A ✴9-inch roller is the best size for most projects tackled by DIY hobbyists. For beginners, these paint rollers fit easily into a 5-gallon paint bucket. Plus, they're large enough to cover a decent-sized wall sample in one roll, but not so long that it's difficult to control trim and other details.
Rollers that are ✴12 inches or longer can be a bit heavy and bulky, so professionals use them more often than DIYers. However, if you really need to cover a section of wall quickly, you may want to choose one of the oversized rollers.
The ✴6-inch or 7-inch rollers are great for painting skirting molding or small furniture. These rollers can also be used to get into corners or get behind the toilet to paint walls.
✴ 4-inch mini rollers are great for trim, small furniture, tight spaces or working carefully around fixtures, window sills or other obstacles. They also come in handy for painting the inside of cabinets or bookcases.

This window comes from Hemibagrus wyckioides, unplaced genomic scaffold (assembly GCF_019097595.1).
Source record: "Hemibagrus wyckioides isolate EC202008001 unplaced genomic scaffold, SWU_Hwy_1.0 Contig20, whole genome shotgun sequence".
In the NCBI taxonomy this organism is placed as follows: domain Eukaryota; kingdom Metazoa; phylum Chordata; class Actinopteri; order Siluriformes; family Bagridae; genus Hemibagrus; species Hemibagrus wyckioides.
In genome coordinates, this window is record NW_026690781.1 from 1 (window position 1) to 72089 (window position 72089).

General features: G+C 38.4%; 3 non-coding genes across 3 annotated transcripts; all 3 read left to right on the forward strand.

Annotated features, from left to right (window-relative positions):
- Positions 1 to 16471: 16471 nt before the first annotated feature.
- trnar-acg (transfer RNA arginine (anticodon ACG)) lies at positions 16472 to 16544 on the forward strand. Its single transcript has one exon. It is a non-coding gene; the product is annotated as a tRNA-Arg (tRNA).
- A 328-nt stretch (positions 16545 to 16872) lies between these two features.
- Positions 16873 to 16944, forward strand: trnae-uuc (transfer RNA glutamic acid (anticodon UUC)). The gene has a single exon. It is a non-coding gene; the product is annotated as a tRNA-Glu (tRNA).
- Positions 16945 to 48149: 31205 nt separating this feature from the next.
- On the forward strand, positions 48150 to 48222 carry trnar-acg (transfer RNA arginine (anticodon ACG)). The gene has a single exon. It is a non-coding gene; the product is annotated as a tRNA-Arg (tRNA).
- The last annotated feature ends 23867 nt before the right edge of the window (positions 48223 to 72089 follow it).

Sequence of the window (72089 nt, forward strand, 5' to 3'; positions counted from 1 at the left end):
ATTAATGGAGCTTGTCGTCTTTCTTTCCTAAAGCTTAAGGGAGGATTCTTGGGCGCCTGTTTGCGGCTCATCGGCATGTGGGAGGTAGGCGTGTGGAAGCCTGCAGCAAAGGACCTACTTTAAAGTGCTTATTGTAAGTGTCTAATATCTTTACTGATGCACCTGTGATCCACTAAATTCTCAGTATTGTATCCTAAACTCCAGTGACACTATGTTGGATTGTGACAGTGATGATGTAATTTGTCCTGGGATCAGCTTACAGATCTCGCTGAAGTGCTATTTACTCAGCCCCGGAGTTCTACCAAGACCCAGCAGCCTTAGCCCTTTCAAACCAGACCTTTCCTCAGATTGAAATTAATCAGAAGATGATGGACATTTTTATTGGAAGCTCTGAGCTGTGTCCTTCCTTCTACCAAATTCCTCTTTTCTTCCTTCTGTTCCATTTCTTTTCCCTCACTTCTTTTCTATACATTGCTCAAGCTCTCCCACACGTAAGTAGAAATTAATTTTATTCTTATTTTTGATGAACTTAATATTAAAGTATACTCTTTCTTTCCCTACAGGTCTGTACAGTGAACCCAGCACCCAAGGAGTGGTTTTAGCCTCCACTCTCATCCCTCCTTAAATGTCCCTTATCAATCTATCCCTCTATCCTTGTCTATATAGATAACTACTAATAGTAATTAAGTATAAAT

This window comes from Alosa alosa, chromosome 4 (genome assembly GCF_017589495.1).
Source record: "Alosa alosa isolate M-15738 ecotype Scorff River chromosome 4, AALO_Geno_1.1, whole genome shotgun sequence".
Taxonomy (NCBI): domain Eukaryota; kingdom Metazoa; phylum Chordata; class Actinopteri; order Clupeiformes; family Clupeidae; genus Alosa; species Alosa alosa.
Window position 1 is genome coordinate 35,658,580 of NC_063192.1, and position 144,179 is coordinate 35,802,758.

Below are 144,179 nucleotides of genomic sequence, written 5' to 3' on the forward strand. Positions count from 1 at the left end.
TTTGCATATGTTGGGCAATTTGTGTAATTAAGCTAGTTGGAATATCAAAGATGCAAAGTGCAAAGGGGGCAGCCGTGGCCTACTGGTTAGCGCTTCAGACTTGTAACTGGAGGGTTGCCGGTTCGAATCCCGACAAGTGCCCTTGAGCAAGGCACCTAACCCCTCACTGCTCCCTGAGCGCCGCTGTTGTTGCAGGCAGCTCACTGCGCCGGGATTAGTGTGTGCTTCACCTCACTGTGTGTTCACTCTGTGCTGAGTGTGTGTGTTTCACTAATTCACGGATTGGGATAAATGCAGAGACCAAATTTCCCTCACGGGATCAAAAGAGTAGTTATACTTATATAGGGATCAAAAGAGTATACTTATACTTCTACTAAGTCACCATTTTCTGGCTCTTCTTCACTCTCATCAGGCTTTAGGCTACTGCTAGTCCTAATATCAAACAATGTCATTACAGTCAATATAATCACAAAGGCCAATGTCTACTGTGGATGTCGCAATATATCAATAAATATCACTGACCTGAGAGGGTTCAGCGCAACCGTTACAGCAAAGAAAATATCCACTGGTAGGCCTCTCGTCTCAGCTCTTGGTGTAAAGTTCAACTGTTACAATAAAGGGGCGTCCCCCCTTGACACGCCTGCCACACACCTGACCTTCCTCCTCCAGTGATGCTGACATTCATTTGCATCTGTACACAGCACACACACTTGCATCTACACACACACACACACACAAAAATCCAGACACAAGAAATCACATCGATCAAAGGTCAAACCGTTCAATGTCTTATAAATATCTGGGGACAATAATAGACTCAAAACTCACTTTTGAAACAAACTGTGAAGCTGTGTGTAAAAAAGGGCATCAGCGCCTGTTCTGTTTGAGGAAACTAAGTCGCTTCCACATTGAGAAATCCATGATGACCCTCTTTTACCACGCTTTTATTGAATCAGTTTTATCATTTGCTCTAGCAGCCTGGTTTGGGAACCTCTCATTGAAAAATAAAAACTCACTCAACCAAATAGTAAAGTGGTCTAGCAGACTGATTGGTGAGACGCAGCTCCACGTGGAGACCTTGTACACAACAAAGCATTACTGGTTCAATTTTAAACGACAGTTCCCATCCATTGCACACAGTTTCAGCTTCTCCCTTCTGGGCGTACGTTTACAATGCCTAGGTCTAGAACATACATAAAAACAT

3. Choose the right roller covering material for your paint and project.
There are five common materials available for coverings, and they vary in terms of the most appropriate paint to use, the amount of accommodation and the texture created.
✴ Natural fiber wool or mohair roller covers are the best choice for applying oil-based paints, but they are suitable for any finish and can smoothly cover a variety of surfaces. Wool absorbs a lot of paint, so only one coat is needed to provide excellent coverage.
✴ Synthetic roller covers - including polyester, nylon or polyester - are the right choice for water-based emulsion paints because they resist matting. You can use synthetic coverings with any paint finish on most surfaces. While synthetics don't absorb and hold as much paint as wool does, they are usually very durable.
✴ Blended wool and polyester roller covers can be used with any kind of paint and any paint finish, so this is a great option if you switch between oil-based and water-based products frequently. These versatile roller covers combine the best of both worlds: if properly maintained, they will absorb a lot of paint and last a long time.